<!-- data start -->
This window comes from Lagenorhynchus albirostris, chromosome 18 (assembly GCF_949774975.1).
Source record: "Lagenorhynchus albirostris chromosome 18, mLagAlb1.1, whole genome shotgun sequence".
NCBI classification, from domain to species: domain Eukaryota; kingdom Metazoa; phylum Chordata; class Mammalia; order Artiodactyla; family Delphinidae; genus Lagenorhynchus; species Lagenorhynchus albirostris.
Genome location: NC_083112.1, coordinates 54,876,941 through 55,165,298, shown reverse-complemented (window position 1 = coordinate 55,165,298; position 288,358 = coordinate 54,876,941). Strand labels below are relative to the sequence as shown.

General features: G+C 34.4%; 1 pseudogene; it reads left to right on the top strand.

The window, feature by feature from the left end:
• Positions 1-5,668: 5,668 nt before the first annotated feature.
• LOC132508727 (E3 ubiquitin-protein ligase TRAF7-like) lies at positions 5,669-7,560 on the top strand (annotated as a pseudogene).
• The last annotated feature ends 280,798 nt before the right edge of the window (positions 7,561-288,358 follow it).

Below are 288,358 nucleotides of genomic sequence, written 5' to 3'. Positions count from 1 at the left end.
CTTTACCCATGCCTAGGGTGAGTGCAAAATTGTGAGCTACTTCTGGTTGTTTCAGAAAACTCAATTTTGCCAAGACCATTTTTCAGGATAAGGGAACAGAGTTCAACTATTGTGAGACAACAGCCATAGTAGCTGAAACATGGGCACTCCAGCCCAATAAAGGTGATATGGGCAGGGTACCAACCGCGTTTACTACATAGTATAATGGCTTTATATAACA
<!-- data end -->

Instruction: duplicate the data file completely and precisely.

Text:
This window comes from Lagenorhynchus albirostris, chromosome 18 (assembly GCF_949774975.1).
Source record: "Lagenorhynchus albirostris chromosome 18, mLagAlb1.1, whole genome shotgun sequence".
NCBI classification, from domain to species: domain Eukaryota; kingdom Metazoa; phylum Chordata; class Mammalia; order Artiodactyla; family Delphinidae; genus Lagenorhynchus; species Lagenorhynchus albirostris.
Genome location: NC_083112.1, coordinates 54,876,941 through 55,165,298, shown reverse-complemented (window position 1 = coordinate 55,165,298; position 288,358 = coordinate 54,876,941). Strand labels below are relative to the sequence as shown.

General features: G+C 34.4%; 1 pseudogene; it reads left to right on the top strand.

The window, feature by feature from the left end:
• Positions 1-5,668: 5,668 nt before the first annotated feature.
• LOC132508727 (E3 ubiquitin-protein ligase TRAF7-like) lies at positions 5,669-7,560 on the top strand (annotated as a pseudogene).
• The last annotated feature ends 280,798 nt before the right edge of the window (positions 7,561-288,358 follow it).

Below are 288,358 nucleotides of genomic sequence, written 5' to 3'. Positions count from 1 at the left end.
CTTTACCCATGCCTAGGGTGAGTGCAAAATTGTGAGCTACTTCTGGTTGTTTCAGAAAACTCAATTTTGCCAAGACCATTTTTCAGGATAAGGGAACAGAGTTCAACTATTGTGAGACAACAGCCATAGTAGCTGAAACATGGGCACTCCAGCCCAATAAAGGTGATATGGGCAGGGTACCAACCGCGTTTACTACATAGTATAATGGCTTTATATAACA